6.6. Were extra or unplanned treatments described? N/A
  6.7. Was the information for 6.4, 6.5, and 6.6 assessed the same way for all groups? N/A
  6.8. In diagnostic study, were details of test administration and replication sufficient? N/A
7. Were outcomes clearly defined and the measurements valid and reliable? ???
  7.1. Were primary and secondary endpoints described and relevant to the question? Yes
  7.2. Were nutrition measures appropriate to question and outcomes of concern? Yes
  7.3. Was the period of follow-up long enough for important outcome(s) to occur? Yes
  7.4. Were the observations and measurements based on standard, valid, and reliable data collection instruments/tests/procedures? ???
  7.5. Was the measurement of effect at an appropriate level of precision? Yes
  7.6. Were other factors accounted for (measured) that could affect outcomes? Yes
  7.7. Were the measurements conducted consistently across groups? Yes
8. Was the statistical analysis appropriate for the study design and type of outcome indicators? Yes
  8.1. Were statistical analyses adequately described and the results reported appropriately? Yes
  8.2. Were correct statistical tests used and assumptions of test not violated? Yes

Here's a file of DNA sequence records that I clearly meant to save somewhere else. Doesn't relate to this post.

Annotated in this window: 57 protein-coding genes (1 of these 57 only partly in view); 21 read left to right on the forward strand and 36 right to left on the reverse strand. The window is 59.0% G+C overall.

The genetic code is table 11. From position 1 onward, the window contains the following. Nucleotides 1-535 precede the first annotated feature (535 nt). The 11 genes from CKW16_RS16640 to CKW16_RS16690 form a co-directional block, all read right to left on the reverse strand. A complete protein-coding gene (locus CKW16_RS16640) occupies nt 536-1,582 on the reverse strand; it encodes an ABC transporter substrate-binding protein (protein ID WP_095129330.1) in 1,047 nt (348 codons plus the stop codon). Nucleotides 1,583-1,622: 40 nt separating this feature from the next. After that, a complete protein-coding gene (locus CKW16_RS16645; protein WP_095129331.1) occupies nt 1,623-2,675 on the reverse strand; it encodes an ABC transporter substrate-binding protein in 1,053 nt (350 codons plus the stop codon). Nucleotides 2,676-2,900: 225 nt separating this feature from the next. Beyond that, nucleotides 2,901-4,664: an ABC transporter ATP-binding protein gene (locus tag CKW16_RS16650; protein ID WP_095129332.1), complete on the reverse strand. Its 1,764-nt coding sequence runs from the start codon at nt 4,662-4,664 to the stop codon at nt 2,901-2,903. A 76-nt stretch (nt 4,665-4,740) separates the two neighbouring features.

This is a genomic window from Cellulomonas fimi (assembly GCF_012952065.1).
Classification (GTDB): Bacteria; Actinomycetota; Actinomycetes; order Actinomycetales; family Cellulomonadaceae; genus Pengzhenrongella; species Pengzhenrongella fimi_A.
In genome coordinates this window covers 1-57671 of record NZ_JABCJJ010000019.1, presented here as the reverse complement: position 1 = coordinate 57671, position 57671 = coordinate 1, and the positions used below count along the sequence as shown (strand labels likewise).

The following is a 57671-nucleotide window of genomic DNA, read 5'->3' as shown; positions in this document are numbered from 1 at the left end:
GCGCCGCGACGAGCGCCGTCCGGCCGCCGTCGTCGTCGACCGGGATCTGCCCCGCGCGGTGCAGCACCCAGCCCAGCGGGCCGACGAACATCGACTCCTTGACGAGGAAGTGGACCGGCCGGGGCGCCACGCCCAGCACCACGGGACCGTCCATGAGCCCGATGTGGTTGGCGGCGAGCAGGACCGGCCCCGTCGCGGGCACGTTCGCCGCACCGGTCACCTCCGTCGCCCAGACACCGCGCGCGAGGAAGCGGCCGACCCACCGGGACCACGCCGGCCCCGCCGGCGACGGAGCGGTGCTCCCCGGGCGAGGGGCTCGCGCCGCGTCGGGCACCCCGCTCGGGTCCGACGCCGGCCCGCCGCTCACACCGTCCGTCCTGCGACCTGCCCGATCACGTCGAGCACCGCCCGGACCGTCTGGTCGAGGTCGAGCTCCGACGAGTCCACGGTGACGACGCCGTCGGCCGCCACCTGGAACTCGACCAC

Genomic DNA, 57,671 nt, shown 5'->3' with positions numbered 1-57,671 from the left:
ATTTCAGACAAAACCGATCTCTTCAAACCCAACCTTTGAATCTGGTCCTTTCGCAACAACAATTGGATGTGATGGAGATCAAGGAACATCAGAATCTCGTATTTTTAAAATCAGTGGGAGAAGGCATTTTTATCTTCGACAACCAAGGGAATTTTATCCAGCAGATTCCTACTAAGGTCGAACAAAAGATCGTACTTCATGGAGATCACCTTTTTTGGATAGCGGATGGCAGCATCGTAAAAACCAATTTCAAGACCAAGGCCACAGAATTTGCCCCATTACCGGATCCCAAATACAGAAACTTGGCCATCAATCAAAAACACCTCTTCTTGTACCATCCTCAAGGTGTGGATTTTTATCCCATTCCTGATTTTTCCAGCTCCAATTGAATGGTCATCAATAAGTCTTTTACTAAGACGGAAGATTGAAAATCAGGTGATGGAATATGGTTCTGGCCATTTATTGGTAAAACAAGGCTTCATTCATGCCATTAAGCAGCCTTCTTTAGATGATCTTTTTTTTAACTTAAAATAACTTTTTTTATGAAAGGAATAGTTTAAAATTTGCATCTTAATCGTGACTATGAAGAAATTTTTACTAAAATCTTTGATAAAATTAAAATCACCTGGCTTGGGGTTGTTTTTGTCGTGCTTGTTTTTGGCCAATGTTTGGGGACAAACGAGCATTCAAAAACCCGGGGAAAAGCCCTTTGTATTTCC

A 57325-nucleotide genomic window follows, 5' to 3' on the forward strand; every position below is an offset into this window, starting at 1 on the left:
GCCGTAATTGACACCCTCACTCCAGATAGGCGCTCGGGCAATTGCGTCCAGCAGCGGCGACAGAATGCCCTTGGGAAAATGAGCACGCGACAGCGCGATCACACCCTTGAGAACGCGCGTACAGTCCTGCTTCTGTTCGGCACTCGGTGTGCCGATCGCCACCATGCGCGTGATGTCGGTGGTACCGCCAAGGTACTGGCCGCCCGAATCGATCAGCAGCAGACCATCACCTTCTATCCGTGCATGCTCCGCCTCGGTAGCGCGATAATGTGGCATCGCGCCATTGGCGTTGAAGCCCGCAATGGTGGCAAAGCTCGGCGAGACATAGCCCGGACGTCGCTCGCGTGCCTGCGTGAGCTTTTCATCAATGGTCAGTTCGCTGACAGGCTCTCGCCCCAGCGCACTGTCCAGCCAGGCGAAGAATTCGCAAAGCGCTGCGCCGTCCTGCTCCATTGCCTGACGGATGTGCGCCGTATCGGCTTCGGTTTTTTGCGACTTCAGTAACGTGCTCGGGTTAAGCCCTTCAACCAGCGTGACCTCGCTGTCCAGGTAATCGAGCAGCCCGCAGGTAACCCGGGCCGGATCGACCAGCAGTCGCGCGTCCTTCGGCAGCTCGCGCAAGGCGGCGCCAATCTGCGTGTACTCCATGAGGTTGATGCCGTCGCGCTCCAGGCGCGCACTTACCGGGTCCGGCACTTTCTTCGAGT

8.3. Were statistics reported with levels of significance and/or confidence intervals? Yes
  8.4. Was "intent to treat" analysis of outcomes done (and as appropriate, was there an analysis of outcomes for those maximally exposed or a dose-response analysis)? N/A
  8.5. Were adequate adjustments made for effects of confounding factors that might have affected the outcomes (e.g., multivariate analyses)? Yes
  8.6. Was clinical significance as well as statistical significance reported? Yes
  8.7. If negative findings, was a power calculation reported to address type 2 error? No
9. Are conclusions supported by results with biases and limitations taken into consideration? Yes
  9.1. Is there a discussion of findings? Yes
  9.2. Are biases and study limitations identified and discussed? Yes
10. Is bias due to study's funding or sponsorship unlikely? Yes
  10.1. Were sources of funding and investigators' affiliations described? Yes
  10.2. Was the study free from apparent conflict of interest? Yes